Scrotal Pathology is a comprehensive practical guide to the management of patients who present with scrotal disorders. Introductory chapters consider imaging instrumentation, clinical evaluation, and clinical and imaging anatomy. The full range of disorders is then discussed in individual chapters organized according to clinical presentation. All clinical and imaging aspects are covered in depth, with full description of symptoms and explanation of the value of different clinical tests and imaging modalities. In addition, underlying histopathological features are presented and correlated with imaging features in order to clarify their pathological basis. For each disorder, therapeutic strategies are discussed and appraised. Adults and children are considered separately whenever necessary, bearing in mind that they often present essentially different scrotal pathology. The many images are all of high quality and were obtained using high-end equipment.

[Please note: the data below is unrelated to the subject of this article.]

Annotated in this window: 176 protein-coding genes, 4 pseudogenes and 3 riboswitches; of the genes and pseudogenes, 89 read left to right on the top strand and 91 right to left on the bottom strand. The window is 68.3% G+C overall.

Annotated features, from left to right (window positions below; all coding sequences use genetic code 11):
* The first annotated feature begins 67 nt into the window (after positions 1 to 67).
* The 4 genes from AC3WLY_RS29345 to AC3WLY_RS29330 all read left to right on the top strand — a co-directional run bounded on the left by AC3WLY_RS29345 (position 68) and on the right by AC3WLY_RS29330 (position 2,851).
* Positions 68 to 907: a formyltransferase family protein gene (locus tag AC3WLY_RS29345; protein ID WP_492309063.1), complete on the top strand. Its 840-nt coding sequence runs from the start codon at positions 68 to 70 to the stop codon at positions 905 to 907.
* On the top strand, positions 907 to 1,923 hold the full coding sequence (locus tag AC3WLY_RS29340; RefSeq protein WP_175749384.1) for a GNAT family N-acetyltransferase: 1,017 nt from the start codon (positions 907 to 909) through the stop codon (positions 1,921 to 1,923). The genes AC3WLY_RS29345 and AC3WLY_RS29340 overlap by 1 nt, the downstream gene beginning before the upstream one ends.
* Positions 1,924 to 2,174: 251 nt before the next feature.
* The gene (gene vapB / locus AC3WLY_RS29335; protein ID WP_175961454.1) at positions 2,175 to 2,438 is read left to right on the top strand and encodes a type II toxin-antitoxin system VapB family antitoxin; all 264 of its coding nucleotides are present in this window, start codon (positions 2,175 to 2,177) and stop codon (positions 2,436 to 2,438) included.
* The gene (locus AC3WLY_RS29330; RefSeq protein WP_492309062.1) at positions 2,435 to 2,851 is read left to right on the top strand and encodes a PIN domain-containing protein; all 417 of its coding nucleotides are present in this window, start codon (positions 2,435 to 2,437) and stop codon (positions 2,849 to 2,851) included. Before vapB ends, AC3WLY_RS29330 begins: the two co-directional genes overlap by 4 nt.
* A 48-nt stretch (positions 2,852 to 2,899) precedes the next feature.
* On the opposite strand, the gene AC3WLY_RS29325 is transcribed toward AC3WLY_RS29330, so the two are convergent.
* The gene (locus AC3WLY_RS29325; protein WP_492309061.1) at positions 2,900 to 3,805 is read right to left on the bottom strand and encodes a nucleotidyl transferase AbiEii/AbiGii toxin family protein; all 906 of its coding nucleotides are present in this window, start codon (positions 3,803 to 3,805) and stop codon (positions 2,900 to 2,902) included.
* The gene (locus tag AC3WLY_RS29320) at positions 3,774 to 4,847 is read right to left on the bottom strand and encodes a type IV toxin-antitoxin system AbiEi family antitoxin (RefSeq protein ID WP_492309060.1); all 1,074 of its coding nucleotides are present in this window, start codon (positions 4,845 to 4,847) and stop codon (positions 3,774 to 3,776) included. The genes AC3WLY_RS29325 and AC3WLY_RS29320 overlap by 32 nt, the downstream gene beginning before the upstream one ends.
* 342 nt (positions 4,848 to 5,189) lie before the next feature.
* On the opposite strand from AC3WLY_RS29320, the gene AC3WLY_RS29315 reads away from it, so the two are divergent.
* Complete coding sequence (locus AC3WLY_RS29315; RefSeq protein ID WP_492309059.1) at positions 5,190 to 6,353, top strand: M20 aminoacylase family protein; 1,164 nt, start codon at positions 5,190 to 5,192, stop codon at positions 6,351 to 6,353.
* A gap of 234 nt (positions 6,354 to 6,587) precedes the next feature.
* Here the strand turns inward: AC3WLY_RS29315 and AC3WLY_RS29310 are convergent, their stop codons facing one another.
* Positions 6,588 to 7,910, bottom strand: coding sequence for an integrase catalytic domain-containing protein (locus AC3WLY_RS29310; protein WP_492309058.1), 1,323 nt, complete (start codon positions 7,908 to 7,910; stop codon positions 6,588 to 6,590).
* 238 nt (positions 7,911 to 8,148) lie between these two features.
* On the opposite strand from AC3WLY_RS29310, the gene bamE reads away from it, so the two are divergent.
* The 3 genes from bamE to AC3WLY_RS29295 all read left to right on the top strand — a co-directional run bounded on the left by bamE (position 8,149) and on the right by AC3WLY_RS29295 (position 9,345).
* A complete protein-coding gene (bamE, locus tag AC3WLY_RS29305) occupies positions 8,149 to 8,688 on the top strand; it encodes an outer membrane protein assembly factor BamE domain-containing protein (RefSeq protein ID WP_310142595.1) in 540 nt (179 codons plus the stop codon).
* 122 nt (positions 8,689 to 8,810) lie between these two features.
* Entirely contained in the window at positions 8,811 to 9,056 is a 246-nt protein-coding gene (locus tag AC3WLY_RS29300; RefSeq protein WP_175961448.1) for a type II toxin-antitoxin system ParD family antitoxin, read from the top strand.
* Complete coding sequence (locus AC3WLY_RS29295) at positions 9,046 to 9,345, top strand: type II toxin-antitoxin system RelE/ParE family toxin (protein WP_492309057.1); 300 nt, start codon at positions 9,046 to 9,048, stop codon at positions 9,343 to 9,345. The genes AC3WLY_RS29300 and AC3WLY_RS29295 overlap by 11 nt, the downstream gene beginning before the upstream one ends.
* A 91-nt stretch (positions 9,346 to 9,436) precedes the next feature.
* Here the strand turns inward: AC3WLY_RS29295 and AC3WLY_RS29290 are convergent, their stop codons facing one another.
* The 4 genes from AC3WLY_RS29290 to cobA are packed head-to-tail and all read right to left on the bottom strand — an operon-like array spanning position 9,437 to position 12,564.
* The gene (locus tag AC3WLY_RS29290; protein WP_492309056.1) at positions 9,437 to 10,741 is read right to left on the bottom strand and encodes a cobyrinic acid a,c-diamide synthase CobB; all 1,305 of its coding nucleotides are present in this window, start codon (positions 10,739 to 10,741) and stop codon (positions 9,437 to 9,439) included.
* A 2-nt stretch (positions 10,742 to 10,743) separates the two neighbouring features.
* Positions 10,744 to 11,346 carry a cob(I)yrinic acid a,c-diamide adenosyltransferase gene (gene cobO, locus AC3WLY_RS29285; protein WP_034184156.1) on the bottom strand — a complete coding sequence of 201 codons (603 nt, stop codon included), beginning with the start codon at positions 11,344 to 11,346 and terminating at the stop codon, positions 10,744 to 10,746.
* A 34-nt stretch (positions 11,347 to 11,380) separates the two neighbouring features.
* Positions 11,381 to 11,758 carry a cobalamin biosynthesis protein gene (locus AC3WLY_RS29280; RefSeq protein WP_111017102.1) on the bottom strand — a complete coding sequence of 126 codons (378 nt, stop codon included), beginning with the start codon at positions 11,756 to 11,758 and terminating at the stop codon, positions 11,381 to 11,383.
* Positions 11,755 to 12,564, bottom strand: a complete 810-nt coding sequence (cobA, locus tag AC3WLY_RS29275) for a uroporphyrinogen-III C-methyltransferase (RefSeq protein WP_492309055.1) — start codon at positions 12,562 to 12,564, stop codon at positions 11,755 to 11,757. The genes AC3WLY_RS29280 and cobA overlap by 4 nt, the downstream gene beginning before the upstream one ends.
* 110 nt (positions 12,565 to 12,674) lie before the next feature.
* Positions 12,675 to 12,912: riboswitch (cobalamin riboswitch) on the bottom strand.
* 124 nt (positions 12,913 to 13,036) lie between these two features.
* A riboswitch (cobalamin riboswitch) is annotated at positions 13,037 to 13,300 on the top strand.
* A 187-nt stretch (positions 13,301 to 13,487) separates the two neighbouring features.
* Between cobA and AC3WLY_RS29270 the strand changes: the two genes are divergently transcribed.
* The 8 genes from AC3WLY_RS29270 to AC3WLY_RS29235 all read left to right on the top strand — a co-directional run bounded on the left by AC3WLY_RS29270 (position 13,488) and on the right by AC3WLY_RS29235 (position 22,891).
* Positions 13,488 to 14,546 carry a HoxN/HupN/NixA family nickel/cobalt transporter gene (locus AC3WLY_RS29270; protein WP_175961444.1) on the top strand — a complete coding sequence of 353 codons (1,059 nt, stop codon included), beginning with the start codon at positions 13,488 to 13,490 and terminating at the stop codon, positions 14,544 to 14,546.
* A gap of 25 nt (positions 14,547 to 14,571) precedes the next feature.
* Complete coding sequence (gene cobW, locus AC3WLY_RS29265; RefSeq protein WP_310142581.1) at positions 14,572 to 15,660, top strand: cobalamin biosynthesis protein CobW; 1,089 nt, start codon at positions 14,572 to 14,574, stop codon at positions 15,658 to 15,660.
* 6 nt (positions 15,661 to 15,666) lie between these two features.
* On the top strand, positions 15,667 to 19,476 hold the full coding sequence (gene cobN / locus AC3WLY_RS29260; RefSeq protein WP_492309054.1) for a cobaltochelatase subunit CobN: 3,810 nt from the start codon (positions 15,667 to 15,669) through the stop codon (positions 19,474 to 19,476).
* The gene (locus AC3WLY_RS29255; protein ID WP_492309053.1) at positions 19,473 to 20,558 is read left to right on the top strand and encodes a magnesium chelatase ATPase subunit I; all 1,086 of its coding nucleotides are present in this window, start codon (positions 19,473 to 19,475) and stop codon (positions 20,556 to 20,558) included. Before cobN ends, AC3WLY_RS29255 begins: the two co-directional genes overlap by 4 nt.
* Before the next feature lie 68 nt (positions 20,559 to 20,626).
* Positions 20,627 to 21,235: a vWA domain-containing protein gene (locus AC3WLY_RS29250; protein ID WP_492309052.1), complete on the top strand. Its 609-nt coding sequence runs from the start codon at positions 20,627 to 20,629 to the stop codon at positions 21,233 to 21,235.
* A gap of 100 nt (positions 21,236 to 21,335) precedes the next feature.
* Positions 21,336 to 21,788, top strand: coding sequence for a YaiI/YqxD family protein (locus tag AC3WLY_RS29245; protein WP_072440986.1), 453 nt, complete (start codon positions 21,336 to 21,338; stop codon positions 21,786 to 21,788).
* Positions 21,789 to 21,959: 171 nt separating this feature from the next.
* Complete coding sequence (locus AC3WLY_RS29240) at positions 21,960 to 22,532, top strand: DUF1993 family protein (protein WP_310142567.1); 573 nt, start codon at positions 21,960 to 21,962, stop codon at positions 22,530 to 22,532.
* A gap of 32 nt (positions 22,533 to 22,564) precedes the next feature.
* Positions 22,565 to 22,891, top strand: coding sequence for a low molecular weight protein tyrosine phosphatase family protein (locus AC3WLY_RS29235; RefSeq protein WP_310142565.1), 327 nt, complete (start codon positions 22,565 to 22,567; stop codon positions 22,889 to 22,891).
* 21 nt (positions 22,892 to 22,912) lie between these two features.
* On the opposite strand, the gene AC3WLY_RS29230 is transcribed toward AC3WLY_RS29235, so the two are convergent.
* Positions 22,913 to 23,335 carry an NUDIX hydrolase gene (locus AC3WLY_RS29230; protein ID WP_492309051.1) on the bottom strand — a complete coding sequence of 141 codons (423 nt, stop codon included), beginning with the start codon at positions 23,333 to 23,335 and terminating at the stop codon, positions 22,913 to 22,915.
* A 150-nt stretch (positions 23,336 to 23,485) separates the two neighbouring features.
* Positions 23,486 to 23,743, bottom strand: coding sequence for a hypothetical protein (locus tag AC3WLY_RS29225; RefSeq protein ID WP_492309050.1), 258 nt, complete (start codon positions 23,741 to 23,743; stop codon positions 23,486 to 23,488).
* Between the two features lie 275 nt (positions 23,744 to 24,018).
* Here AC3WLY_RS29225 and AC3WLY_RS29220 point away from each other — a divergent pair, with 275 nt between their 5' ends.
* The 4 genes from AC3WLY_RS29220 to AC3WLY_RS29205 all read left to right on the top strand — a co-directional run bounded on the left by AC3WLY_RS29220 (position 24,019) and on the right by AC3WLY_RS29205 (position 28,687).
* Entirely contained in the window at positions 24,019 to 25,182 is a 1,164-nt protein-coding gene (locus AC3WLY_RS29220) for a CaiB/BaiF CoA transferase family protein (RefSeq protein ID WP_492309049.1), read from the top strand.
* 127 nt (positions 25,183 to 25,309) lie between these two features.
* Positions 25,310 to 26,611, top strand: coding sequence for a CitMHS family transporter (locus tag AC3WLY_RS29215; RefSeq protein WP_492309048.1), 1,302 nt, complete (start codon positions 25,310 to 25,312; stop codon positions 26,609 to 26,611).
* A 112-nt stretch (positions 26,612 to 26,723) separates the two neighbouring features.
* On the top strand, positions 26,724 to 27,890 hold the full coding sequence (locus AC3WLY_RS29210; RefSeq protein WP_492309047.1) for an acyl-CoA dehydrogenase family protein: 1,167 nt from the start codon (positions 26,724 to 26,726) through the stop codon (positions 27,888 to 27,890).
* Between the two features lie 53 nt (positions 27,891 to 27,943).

From the reviews:
“The aim of this 352 page book was to review, study and present in their ‘variety’ all disease types and pathologic conditions affecting the scrotum. … The chapter lay-out … is quite useful and gives the reader a comprehensive, exhaustive and precise spectrum of the presented and discussed topic, illustrated by very beautiful images. … this book should be considered a pace-setter in the field, giving radiologists, urologists, andrologists, paediatric surgeons and paediatricians a very handy instrument … .” (Giampiero Beluffi, La radiologia medica, Vol. 118, 2013)“This book is the first comprehensive practical guide on scrotal pathology. … this book is a useful resource for all colleagues with a primary interest in scrotal pathology as well as for those who are not experts in this field but who encounter scrotal diseases during their daily medical workups. … ‘This monograph will certainly also facilitate the cooperation between radiologists and other medical doctors, especially urologists, by describing their respective diagnostic and therapeutic approaches.’” (Francesco Montorsi, European Urology, Vol. 61 (4), 2012)